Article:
Change the World

I read a great devotion from one of our local pastors in our newspaper’s “Minister’s Moments” recently, and have asked permission to share it in full (make sure you read to the very end). This is so true and helpful, especially in times like these.  He begins with a quote from another writer:

Part of the truth always includes our own shortcomings.  We do well to begin by confessing them.  When I confess my own sins, I tend to make peace, and when I confess the other person’s sins, I tend to make war. — Samuel M. Shoemaker

It is only natural to want to blame something or someone.  Holding people accountable rings hollow because it has been said so many times with no measurable change.  The finger pointing, telling others that they are responsible, the media is to blame and the list goes on, does not change the perception and action in our society.  Our public conversations don’t go anywhere but around and around with no real path toward a resolution.  My role in this?  I get silent and stew.

Then this prayer comes to mind and I add the emphasis in italics.  “Lord, make us (me) instrument(s) of your peace.  Where there is hatred, let us (me) sow love; where there is injury, pardon; where there is discord, union; where there is doubt, faith; where there is despair, hope; where there is darkness, light; where there is sadness, joy.  Grant that we (I) may not so much seek to be consoled as to console; to be understood as to understand; to be loved as to love.  For it is in giving that we (I) receive; it is in pardoning that we (I) are/am pardoned; and it is in dying that we (I) are/am born to eternal life” [quote from St. Francis of Assisi].

I realize this prayer is about me.  I am not going to pretend that love will solve all the ills of society.  I cannot change somebody’s life, but I can change mine.  What I can do is pay close attention to those around me.  Not to get others to do my will, but to seek to understand their fears, hopes, and dreams.  I don’t seek to explain their and my fears away; I acknowledge that their fear is real for all of us.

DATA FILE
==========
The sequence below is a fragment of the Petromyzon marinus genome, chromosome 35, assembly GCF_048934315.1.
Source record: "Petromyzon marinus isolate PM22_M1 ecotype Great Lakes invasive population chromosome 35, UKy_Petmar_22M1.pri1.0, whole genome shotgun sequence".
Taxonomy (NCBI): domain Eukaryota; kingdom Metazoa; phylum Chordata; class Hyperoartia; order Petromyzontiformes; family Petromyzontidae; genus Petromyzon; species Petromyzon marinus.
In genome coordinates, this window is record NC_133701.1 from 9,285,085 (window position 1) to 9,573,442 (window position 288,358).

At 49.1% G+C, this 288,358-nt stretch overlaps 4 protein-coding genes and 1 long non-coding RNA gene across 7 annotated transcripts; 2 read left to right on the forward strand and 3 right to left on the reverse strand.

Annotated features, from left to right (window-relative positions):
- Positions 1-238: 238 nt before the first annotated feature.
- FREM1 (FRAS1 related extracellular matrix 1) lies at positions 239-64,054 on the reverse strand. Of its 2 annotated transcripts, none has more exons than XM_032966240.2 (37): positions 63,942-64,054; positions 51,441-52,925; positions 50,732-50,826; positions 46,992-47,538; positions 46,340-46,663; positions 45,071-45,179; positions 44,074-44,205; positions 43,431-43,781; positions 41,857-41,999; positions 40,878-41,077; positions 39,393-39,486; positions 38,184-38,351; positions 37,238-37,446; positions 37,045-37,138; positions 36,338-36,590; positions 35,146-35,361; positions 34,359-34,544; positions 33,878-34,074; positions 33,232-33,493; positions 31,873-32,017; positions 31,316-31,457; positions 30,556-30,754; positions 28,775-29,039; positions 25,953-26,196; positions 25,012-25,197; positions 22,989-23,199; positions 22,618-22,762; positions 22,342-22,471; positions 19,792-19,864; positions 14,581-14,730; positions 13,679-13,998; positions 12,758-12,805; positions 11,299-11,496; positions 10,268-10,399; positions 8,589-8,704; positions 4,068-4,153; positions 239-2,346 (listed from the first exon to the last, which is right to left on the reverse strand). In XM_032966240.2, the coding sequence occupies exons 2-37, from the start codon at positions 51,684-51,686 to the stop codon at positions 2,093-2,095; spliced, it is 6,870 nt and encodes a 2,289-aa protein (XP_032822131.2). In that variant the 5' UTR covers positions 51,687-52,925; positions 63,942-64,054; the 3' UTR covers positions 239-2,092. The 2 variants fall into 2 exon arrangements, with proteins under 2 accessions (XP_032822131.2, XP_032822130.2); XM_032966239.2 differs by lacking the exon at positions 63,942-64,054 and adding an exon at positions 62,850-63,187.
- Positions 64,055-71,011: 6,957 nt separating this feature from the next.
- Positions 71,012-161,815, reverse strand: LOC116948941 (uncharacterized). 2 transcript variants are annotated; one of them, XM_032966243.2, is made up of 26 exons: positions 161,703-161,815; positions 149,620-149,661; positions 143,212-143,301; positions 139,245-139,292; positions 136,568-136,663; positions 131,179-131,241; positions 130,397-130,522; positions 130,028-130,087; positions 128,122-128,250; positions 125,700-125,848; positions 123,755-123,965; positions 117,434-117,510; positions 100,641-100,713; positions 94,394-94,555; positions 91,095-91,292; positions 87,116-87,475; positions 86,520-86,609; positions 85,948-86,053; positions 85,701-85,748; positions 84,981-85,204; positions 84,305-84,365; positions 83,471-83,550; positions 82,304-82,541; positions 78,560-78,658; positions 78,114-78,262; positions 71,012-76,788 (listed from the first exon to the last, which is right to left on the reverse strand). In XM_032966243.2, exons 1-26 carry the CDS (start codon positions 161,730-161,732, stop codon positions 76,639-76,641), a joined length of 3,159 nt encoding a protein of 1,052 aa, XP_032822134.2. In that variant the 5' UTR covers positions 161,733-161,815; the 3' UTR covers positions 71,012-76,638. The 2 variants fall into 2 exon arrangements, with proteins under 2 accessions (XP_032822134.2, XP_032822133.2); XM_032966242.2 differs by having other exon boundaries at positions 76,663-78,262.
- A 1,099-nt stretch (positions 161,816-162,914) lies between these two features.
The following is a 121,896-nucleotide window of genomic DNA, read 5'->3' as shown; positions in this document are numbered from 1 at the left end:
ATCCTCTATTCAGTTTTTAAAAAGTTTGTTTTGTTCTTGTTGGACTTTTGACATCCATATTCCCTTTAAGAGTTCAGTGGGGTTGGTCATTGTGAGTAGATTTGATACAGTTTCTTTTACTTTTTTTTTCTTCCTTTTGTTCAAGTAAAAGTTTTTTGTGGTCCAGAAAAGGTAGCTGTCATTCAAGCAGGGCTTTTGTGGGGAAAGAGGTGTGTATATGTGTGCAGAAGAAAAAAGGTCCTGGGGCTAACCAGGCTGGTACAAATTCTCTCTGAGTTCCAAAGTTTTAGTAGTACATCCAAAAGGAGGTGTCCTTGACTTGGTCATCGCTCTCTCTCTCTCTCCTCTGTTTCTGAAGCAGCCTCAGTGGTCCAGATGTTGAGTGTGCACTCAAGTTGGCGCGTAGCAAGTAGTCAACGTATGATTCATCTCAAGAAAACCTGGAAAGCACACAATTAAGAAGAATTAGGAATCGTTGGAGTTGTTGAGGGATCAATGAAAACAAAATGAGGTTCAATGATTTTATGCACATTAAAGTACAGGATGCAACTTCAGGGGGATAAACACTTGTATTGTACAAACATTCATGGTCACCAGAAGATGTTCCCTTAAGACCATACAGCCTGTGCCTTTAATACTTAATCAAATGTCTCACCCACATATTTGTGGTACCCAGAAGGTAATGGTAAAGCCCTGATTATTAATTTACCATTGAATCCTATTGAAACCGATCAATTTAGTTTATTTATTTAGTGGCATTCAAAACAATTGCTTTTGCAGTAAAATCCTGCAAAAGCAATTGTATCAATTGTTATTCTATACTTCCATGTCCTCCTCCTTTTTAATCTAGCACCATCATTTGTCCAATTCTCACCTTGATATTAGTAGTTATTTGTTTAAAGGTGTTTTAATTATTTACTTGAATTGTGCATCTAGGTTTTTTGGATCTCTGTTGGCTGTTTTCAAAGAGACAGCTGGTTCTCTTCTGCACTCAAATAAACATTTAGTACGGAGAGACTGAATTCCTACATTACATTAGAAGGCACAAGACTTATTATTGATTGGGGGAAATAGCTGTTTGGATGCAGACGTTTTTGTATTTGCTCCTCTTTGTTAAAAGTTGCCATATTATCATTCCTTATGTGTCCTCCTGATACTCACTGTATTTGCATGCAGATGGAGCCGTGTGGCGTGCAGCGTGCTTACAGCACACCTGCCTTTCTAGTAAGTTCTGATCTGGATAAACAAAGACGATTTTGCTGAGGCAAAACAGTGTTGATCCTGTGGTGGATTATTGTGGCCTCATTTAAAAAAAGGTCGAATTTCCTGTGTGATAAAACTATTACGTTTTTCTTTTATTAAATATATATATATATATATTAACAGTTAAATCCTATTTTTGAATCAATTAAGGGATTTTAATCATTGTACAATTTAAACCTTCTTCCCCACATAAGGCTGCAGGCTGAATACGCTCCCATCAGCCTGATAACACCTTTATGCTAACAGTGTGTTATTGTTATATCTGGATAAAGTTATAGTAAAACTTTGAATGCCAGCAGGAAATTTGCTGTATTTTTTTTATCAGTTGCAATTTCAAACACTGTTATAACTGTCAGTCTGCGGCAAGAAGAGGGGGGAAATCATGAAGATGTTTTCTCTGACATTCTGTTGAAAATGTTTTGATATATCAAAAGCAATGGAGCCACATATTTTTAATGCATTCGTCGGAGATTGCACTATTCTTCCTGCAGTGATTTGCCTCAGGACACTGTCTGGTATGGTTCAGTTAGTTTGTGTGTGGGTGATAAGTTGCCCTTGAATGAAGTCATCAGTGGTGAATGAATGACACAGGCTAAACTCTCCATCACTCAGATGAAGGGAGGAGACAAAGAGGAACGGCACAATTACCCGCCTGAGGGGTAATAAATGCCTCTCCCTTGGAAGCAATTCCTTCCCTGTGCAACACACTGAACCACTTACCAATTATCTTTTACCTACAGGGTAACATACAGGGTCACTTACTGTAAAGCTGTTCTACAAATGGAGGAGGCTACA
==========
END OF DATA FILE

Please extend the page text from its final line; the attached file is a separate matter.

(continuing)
How will I turn the tide of fear and hostility?  I will work on living beyond the anxiety of this point in history.  I will acknowledge my own dread and hostility and not share it with others.  I will work on going in a different direction; I will go toward the hope, when faced with despair; I will move toward the light when in darkness; I can seek faith when in doubt; and when I am sad I will work on being open to joy.  I can seek understanding before explaining.  I will own the power of my own humanity and love.  For me, it is about affirming the dignity of every human being through the love of Christ.  This is how I choose to change the world and make peace for myself and for others.  — Rev. Doug Wasinger, St. Luke’s Episcopal Church, Buffalo Bulletin, 2/21/18




Here’s a big whopping thanks for those who:

  • Have been sponsoring precious children through the years
  • Regularly write your child and encourage them
  • Provide monetary gifts for Christmas and birthdays
  • Pray for children and families
  • Take a vacation to visit your child
  • Encourage friends to do the same